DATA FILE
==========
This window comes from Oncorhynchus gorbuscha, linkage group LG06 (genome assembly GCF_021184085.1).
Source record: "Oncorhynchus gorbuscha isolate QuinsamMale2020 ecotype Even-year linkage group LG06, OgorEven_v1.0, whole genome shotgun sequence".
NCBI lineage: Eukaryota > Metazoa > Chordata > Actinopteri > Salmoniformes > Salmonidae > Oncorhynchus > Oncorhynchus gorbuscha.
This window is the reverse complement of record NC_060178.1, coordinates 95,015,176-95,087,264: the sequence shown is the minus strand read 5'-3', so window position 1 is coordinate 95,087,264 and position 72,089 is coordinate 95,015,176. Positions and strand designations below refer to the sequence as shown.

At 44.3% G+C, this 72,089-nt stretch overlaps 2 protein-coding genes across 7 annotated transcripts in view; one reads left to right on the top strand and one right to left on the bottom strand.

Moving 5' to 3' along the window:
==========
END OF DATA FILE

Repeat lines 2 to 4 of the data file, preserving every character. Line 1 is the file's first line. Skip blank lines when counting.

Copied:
Source record: "Oncorhynchus gorbuscha isolate QuinsamMale2020 ecotype Even-year linkage group LG06, OgorEven_v1.0, whole genome shotgun sequence".
NCBI lineage: Eukaryota > Metazoa > Chordata > Actinopteri > Salmoniformes > Salmonidae > Oncorhynchus > Oncorhynchus gorbuscha.
This window is the reverse complement of record NC_060178.1, coordinates 95,015,176-95,087,264: the sequence shown is the minus strand read 5'-3', so window position 1 is coordinate 95,087,264 and position 72,089 is coordinate 95,015,176. Positions and strand designations below refer to the sequence as shown.